Matara (2021)

“Matias Riikonen writes about the boys’ wargames as if they were the most important thing in the world. The result is a magnificent work, among the best contemporary Finnish prose.”
– Suomen Kuvalehti magazine

5 authors altogether are nominated for the Torch-Bearer Prize, and the winner will be announced on the 4th of December.

HLA’s authors have been awarded the prize for the two previous years in a row: Minna Rytisalo received it for her novel Mrs C. in 2019, and last year, the winner was Marisha Rasi-Koskinen’s Lynchian masterpiece REC. In 2015, the prize was given to another HLA author, Finlandia Prize winner Anni Kytömäki for her debut novel Goldheart.

Congratulations to all the nominees and fingers crossed for Riikonen’s success!

Halla Helle sold to France

Some exciting news to announce in the midst of the hectic Frankfurt days: Halla Helle, a striking debut from the indigenous voice Niillas Holmberg, has been sold to Éditions du Seuil in France!

Niillas Holmberg (photo: Marek Sabogal)

Le Seuil, as it is often simply called, is a well established publishing house, with a publishing history dating back to 1935. Nowadays, it is dedicated to represent as diverse literature as possible: French and translated fiction and nonfiction, thrillers, books on human sciences and philosophy, children’s and YA literature…

The acquiring editor Bénédicte Lombardo was convinced that “Holmberg’s strong, very literary voice” will be a perfect fit to her list.

Halla Helle is a story about a young man Samu, who leaves Southern Finland behind and moves to Sápmi. Something strange and powerful is taking him to Utsjoki: Elle Hallala, the best-known Sámi person in Finland, known by her artist alias Halla Helle. She, however, abandons her art, withdraws from the world and moves on an arctic mountain to live her life according to her ancestors. Can Samu, a child of mainstream culture, understand the Sámi symbols and eventually, help the artist heal?

Halla Helle (2021)

Niillas Holmberg’s poetry collections have been nominated for the Nordic Council Literature Prize twice. Halla Helle is the first novel published in decades that is written by a Sámi author dealing with Sámi identity and culture.

Don’t forget about the Literature from Finland podcast episode INDIGENOUS, where Niillas discussed his childhood in the Sámi community, his activism and creative work.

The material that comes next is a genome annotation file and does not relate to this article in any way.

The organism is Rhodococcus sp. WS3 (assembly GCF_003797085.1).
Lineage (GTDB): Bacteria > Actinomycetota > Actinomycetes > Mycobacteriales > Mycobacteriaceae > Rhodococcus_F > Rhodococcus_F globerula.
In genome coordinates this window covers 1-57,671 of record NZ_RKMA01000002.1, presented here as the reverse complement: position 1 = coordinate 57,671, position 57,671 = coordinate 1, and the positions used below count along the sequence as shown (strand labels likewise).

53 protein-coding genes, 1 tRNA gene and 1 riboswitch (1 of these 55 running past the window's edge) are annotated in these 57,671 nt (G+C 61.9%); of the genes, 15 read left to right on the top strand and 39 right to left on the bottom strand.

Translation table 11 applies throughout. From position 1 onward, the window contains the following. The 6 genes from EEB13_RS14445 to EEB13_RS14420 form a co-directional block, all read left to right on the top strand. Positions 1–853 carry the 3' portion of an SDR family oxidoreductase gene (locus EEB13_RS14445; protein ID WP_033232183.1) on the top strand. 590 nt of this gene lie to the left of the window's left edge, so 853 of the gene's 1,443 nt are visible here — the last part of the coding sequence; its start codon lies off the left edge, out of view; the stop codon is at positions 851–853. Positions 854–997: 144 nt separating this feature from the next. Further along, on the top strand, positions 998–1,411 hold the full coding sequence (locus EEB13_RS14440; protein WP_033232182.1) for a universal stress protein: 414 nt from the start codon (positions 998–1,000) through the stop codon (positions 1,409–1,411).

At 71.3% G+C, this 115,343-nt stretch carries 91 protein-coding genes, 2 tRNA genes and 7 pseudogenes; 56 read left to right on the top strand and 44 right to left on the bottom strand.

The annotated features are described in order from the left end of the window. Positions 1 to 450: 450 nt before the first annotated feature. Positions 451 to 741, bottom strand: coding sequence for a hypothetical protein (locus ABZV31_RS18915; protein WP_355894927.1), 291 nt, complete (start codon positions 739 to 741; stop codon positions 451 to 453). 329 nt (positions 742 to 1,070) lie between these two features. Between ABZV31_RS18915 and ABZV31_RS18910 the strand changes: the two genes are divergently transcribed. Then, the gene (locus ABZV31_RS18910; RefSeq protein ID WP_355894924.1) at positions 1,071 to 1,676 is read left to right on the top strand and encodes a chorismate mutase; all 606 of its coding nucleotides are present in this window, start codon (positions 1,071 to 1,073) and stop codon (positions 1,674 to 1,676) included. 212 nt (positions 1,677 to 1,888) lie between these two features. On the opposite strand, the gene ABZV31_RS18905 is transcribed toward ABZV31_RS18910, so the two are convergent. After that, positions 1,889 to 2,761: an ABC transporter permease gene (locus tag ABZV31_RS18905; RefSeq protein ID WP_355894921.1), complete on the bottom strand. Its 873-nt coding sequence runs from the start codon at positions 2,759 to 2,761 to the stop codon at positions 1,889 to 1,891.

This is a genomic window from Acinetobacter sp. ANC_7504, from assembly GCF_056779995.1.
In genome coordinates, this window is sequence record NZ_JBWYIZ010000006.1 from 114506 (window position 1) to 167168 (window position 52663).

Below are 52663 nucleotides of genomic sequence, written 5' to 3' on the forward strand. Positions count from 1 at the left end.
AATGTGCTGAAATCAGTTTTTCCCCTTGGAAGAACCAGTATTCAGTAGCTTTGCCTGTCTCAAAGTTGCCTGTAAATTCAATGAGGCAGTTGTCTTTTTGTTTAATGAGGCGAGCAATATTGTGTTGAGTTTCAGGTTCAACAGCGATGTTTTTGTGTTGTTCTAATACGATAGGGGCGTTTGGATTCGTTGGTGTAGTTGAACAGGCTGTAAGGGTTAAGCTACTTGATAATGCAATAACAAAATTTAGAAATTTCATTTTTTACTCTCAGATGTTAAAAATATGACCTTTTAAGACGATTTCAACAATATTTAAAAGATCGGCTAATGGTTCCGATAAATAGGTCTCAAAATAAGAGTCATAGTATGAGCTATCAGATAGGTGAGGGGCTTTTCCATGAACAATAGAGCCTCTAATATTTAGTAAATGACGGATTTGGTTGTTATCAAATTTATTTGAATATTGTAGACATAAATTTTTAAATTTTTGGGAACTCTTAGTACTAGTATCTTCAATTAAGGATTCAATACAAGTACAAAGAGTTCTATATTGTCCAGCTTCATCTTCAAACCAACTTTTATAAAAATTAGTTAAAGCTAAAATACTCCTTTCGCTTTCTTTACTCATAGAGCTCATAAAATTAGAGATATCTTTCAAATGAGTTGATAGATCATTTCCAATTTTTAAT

3 HLA illustrators nominated for the Rudolf Koivu Prize

HLA is proud to have not only extraordinary and original authors, but also some spectacular and lauded illustrators on its list. The Rudolf Koivu Prize, given every two years to the best illustrator of children’s or young people’s books, nominated three HLA illustrators this year.

I Remember You With Love (2020)

Sanna Pelliccioni received a nomination for her newest work I Remember You With Love (2020), a picture book which offers a new, beautiful way to face the loss of our dear ones. Pelliccioni’s sensitive illustrations enrich the story about little Alma and her family dealing with losing their grandma. Alma’s classmate Diego teaches her about the Mexican Día de los Muertos, letting Alma experience a new way to grieve and remember loved ones. Foreign rights of the book have been sold to Estonia.

The Illustrated Book of Awelings (2021)

Tuomas Kärkkäinen was nominated for The Illustrated Book of Awelings (2021), an enchanting and inventive guide to spot little creatures that live in cities that offer explanations for humming pipes, broken kerbstones, splashes on walls and noisy traffic lights. With tips and tasks, the readers are taught to notice the most fascinating phenomena in an urban environment. Never before has a children’s book presented stony cities in such spellbinding guise!

Crap (2019)

Ulla Donner was nominated for her 2019 Graphic Novel Crap, a story about capitalism, potatoes and the will to flush yourself down the toilet. As the Hufvudstadsbladet newspaper has noted, “Donner’s graphic novels have the elements that form the bedrock of the new boom for Swedish-speaking graphic novels: inner angst and social criticism.” Crap was awarded the Finlandia prize for the best Finnish graphic novel in 2019, and has been sold to 4 foreign language territories so far.

The nominees were selected from 133 books, and the winner will be announced on the 20th of October.

Congratulations to the nominated illustrators, and fingers crossed!